Global stock markets have enjoyed mixed fortunes this week as the Omicron variant continues to spread around the world. The emergence of a highly infectious new strain of Covid-19 in December has created a serious headache for central bankers, who are currently also contending with cross-border supply-chain blockages and soaring inflation.
While policymakers are looking to increase interest rates and withdraw stimulus measures in an effort to bring price rises under control, doing so has become far riskier as a result of Omicron’s impact on economic activity.
On Wall Street, the Dow Jones Industrial Average ended trading on Thursday 3.3% down for the week so far, with the S&P 500 losing 3.9%. Both indices have lost around 6% in value since hitting all-time highs at the start of the month. Investors in the US are concerned that the Federal Reserve will soon raise interest rates, despite the fact that the latest coronavirus wave is still raging across the country. On Thursday, a surprise increase in new unemployment claims became the latest indication of the economic damage being wrought by Omicron.
Investment bank Goldman Sachs was one of the biggest fallers in the US this week: its shares were down 8% on Tuesday thanks to a 33% rise in pay and benefits for staff last year.
The UK & Europe
In the UK, the FTSE 100 closed on Thursday 0.6% up for the week, with shares in British companies benefiting from signs that the latest wave of the pandemic is starting to ease. With infection levels and hospitalisation rates both now starting to fall, businesses in sectors such as travel and hospitality are benefiting from growing consumer optimism. The government, meanwhile, has removed its most recent Covid-19 restrictions – and has suggested that such measures may not be re-introduced in future as the country learns to co-exist with the virus.
The UK continues to face serious economic challenges, however, with inflation reported to have hit 5.4% in December, its highest level in nearly 30 years. The Bank of England now expects price rises to continue throughout 2022, and is expected to raise interest rates again at the next opportunity. Shares in Unilever fell sharply at the start of the week as its plans to buy rival GlaxoSmithKline’s consumer arm met with criticism.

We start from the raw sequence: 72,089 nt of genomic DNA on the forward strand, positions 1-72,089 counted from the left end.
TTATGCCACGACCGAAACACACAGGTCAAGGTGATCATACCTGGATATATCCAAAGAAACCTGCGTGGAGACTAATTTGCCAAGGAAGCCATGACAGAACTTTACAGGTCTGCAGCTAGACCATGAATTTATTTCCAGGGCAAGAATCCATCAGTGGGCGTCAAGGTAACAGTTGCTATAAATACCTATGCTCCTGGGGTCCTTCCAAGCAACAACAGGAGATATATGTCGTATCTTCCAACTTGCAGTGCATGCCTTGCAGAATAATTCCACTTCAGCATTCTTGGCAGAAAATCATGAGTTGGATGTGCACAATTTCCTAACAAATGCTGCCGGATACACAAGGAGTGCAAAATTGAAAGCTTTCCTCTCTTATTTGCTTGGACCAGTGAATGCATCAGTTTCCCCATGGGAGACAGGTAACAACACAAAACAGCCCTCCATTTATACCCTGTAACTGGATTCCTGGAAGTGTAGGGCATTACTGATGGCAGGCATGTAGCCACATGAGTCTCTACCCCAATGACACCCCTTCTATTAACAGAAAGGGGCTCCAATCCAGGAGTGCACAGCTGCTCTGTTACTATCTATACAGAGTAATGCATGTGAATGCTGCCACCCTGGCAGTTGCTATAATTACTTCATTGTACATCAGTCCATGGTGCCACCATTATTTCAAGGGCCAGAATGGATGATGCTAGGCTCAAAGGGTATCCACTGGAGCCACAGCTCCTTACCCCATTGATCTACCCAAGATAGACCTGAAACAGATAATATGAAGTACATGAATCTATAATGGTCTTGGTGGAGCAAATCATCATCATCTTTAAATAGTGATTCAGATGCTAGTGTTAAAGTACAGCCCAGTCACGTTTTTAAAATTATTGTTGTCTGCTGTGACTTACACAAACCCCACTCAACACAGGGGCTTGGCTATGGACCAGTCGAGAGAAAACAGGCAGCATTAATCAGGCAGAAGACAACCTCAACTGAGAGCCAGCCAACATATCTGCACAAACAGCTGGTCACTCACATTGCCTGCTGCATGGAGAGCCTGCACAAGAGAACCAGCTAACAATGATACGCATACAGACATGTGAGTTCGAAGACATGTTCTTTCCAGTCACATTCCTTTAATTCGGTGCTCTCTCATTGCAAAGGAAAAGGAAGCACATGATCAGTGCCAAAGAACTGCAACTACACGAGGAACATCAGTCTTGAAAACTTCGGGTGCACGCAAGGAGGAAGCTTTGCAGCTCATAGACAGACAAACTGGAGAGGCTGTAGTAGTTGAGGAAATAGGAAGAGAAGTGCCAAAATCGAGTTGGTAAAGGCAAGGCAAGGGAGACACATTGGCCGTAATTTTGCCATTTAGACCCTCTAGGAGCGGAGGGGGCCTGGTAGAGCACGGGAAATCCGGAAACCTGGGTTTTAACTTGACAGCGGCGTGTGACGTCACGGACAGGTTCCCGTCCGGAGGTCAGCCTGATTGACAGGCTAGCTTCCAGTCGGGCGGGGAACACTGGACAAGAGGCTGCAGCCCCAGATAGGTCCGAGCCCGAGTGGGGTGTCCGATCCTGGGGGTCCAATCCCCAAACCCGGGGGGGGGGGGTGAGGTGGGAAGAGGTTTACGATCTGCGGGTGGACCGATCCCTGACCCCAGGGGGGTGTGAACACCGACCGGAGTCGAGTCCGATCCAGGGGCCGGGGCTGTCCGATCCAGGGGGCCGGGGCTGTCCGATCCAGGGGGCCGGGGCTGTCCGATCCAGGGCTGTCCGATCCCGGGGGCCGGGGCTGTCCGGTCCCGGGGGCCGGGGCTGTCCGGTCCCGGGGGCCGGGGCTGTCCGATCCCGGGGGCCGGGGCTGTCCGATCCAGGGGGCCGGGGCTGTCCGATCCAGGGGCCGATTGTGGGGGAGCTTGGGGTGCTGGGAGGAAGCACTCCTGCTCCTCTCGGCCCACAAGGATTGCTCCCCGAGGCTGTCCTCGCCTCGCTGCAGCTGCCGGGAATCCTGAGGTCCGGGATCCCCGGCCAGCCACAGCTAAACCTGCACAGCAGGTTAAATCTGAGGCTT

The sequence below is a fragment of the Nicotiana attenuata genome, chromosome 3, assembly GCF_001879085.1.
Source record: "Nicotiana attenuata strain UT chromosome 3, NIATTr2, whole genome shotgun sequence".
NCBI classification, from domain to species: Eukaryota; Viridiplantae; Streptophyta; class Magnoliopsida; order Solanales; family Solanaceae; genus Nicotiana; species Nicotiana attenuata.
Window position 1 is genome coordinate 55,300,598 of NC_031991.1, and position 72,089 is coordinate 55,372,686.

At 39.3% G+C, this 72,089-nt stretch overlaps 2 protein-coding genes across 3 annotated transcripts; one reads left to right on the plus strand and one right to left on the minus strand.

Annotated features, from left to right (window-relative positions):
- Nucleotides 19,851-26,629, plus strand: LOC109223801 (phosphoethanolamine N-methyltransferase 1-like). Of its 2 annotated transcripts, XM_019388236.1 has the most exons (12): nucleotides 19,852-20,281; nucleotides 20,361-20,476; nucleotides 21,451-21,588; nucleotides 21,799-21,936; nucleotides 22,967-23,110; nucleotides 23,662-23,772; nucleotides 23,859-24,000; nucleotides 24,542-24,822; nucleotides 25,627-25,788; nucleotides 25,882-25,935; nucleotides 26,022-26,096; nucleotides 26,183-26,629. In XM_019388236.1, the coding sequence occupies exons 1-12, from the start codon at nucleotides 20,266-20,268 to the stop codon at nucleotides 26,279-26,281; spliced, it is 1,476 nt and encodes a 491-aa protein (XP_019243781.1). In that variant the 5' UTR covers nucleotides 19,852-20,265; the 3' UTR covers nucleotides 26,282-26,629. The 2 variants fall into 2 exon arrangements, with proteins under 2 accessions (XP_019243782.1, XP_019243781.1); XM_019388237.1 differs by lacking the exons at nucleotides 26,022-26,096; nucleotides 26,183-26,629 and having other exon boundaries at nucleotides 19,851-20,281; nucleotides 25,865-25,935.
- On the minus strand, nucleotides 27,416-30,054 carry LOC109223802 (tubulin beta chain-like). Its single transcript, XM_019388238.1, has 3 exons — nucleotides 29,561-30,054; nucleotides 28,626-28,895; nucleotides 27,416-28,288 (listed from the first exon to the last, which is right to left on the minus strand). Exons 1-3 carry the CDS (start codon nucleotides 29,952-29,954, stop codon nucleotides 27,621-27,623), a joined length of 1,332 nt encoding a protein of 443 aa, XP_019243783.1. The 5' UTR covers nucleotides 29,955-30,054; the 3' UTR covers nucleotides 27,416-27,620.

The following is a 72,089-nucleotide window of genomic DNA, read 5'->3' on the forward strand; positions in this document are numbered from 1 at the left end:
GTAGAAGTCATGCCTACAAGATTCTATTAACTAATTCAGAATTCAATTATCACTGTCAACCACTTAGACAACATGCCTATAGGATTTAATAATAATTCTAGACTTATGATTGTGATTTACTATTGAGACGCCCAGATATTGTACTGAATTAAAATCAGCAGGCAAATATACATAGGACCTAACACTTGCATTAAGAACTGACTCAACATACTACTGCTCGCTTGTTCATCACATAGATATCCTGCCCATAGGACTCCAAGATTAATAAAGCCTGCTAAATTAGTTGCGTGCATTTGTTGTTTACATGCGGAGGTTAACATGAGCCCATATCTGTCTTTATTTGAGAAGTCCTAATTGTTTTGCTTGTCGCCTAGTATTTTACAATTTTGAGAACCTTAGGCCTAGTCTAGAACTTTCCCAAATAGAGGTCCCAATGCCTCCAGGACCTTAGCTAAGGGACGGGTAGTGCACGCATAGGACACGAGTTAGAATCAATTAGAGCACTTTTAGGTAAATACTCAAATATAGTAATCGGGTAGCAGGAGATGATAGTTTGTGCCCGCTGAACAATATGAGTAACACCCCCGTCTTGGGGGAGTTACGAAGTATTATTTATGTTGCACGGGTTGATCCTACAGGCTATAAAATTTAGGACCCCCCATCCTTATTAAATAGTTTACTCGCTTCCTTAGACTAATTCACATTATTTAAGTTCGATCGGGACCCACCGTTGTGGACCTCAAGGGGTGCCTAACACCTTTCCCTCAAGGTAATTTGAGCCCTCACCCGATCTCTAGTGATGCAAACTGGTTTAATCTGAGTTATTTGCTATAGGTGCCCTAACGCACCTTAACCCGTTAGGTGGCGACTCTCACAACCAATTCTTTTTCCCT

In Frankfurt, the DAX index ended Thursday’s session up 0.2% for the week, while France’s CAC 40 gained 0.7%. Signs that the Omicron wave is starting to ebb across the eurozone have given investors cause for optimism, although new data showed that inflation across the single-currency area has now risen to its highest level since the euro was created in 1999.
In Asia, the Hang Seng index in Hong Kong rose 2.3% thanks to the Chinese government’s latest efforts to boost the domestic economy with looser monetary policy. Surprise cuts in lending rates saw shares across China’s beleaguered property sector rise.
Japan’s Nikkei 225 index of leading shares, meanwhile, had lost 1.2% by Thursday’s close. Electronics conglomerate Sony was one of the week’s biggest fallers in Tokyo: its shares slumped on the news that rival Microsoft intends to buy videogames publisher Activision in a deal worth almost $70 billion.
Hong Kong Hang Seng
Note: all market data contained within the article is sourced from Bloomberg unless stated otherwise, data as at 20 January 2022.